For an example of adult male depression, Adam Kleinman points to a holiday favorite – Jimmy Stewart’s “It’s a Wonderful Life,” where main character George Bailey moves through a lifetime of emotional experiences.

The movie “does a great job of depicting male depression,” said Kleinman, a licensed clinical social worker and certified trauma specialist at Choices Clinical Counseling on Bedford Street.

“There is trauma of George’s younger brother almost drowning,” Kleinman said. “His stress at work. His anger at family – all leading to George’s thoughts of suicide.”

In working with men and depression, Derik S. Berkebile, a licensed clinical social worker on Eisenhower Boulevard, shares the misconceptions of counseling.

“They are eyeing the severity of the problem,” Berkebile said.

“If it is too severe, they believe it can’t be solved.”

Despite the advances in mental health counseling and the protection of HIPAA privacy laws, the stigma of seeking mental health services has kept depressed men at bay. Especially, when the assumption is men don’t solve their problems on a couch, talking to a therapist.

According to Berkebile, the perception of depression gets labeled as weakness. This label is self-defeating. Depressed men should remember that emotions have a purpose, and getting “in touch” with those feelings can be empowering – which can be done by meeting with a therapist.

“ ‘It’s a Wonderful life’ was about two things – redemption and guidance,” Kleinman said.

“The angel Clarence became a guide in helping George see his life. Like Clarence, the counselor/therapist is a guide.” 

Privacy, accessibility 

The pandemic has caused mental health professionals to shift to telehealth services. Berkebile said many insurances companies have waived copays. He said these counseling conditions are good for men who want to maintain their anonymity.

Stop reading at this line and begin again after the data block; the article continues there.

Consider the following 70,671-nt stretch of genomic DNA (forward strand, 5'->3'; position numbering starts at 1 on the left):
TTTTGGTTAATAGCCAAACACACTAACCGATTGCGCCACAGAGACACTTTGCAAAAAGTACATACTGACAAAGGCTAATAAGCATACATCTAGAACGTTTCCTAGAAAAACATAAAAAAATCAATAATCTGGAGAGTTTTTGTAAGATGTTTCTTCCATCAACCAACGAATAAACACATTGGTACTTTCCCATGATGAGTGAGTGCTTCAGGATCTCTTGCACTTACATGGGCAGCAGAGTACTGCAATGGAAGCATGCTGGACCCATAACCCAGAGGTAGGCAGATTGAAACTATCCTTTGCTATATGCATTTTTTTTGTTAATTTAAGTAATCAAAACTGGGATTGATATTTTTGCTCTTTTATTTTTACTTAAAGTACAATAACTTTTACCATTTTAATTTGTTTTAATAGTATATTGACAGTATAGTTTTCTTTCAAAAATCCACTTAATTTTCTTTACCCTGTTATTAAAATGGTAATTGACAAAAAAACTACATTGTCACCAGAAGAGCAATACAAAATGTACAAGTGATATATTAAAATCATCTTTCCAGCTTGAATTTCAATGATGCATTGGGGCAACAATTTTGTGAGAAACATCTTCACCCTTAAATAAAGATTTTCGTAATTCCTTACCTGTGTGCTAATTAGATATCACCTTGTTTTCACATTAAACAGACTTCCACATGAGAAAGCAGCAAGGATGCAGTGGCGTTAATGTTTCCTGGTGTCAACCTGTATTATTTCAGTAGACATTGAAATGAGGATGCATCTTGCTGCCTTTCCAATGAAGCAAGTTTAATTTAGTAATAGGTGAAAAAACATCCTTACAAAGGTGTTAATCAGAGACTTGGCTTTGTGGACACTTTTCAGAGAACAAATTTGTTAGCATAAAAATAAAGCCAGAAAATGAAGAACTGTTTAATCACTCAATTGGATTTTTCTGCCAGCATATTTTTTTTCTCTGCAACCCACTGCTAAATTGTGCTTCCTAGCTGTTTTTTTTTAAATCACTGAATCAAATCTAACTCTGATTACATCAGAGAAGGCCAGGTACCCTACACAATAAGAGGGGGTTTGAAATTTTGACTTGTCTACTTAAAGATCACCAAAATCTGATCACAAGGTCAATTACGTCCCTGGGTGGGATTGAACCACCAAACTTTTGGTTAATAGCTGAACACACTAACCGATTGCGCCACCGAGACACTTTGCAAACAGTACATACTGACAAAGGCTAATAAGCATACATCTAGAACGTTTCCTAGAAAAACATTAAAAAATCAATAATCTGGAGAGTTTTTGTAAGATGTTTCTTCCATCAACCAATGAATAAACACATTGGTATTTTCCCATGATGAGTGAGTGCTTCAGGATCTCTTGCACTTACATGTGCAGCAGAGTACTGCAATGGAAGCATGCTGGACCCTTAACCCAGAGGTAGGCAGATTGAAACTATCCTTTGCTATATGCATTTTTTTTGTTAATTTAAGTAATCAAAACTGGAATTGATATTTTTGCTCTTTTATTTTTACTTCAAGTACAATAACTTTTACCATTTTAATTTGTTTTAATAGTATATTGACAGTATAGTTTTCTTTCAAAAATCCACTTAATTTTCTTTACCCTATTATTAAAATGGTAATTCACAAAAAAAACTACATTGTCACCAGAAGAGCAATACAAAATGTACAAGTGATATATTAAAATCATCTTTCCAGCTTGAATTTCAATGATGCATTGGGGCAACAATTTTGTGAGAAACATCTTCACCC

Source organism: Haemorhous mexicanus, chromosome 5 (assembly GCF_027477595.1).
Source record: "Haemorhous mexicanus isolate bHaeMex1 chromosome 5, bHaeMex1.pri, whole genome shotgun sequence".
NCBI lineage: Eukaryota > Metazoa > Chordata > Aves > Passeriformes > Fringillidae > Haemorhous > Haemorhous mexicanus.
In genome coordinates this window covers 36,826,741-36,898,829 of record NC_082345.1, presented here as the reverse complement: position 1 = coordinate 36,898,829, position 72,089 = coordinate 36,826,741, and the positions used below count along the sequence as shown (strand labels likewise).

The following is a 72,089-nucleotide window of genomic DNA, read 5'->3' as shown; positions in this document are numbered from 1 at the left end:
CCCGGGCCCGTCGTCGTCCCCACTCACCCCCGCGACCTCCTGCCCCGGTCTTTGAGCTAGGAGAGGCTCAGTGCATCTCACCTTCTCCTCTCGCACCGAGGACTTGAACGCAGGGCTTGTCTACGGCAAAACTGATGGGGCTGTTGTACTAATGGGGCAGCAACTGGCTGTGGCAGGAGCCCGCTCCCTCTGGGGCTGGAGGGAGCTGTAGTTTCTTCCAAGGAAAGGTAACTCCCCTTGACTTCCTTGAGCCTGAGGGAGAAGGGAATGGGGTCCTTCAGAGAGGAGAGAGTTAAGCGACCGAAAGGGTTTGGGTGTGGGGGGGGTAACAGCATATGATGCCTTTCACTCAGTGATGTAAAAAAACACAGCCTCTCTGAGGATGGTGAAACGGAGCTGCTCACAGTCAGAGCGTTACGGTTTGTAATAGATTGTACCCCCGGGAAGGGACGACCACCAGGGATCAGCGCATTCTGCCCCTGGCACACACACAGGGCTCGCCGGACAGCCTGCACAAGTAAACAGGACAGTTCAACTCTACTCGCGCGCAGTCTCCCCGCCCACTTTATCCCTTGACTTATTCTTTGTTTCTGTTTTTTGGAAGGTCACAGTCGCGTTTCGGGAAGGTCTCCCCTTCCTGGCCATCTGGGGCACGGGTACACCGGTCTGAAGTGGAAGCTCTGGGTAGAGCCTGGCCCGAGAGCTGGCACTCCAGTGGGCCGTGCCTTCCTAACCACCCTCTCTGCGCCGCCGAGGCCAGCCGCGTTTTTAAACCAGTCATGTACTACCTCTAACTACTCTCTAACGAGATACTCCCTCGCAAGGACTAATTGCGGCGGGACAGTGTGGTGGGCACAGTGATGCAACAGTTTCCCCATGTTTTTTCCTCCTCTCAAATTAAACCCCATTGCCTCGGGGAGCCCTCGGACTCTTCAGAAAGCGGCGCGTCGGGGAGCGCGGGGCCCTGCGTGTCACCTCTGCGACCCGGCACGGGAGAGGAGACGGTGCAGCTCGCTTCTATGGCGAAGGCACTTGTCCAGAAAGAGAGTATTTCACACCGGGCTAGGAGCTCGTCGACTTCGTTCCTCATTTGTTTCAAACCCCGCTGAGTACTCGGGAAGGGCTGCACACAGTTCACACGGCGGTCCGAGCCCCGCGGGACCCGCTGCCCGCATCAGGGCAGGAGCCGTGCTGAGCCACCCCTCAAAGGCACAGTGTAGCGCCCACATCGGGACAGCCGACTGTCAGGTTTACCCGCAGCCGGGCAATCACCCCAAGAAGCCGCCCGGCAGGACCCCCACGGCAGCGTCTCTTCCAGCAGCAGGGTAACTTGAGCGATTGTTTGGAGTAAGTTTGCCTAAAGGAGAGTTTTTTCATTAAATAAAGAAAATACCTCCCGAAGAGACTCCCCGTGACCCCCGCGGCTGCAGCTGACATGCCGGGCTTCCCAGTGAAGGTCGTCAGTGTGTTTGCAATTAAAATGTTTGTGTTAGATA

“I meet in person and online,” says Berkebile. “I am accepting new clients. You can be counseled at home or on your lunch break.”

Though Kleinman does only telehealth and is not accepting new patients, he agrees that digital counseling has improved access to mental health – for those with good internet access.

“I see patients local and as far as Pittsburgh,” Kleinman said. “I have visually impaired clients. They appreciate not having to drive to see me.” 

Race and religion 

Black counselors and therapists are almost nonexistent in Cambria County. So where does this leave men of color with depression – especially those who question whether a non-Black professional is a good fit, or if they would be better served going outside the area.

Kleinman says for trauma therapy, 5% of his clients are Black.

In regards to depression, Berkebile says he can help Black men with depression. He believes problems are not color specific.

For those who choose to give non-Black providers a chance, “they help educate white professionals about cultural norms and values in the Black community,” Berkebile said. “That knowledge helps the African-American clients who come after them.”

Depressed men who identify as Christians sometimes reject counseling measures, the professionals said. These men can hold onto the belief that their faith will get them through.

Kleinman has clients who expressed having relationships with God, and he does not object.

“Faith/religion is a good supportive element,” he said, “but one needs the clinical side as well.” 

Joy of meditation 

Kleinman and Berkebile acknowledge as men who guide other men that they are not immune to stress, depression and other unhealthy situations.

To ensure his mental health is in order, Kleinman sees a counselor for professional and personal reasons.

“Dealing in trauma therapy, people can bring things up,” Kleinman said. “If I haven’t dealt with it, I can get worked up.”

Once a week, Berkebile sits alone by the fire pit and gets quiet. Meditation helps him spend time with his thoughts and emotions.

“Most men don’t know the benefits to meditation,” Berkebile says. “Men also write it off as a female thing.”

While meditation is something women are more likely to try, men are not exposed to, Berkebile said. For depressed males he does recommend it.

“If you can’t sit quietly for 10 minutes, attach yourself to something positive,” he said. “Stare at a family photo or a special place.”

LaToya Bicko is a Johnstown freelance writer.

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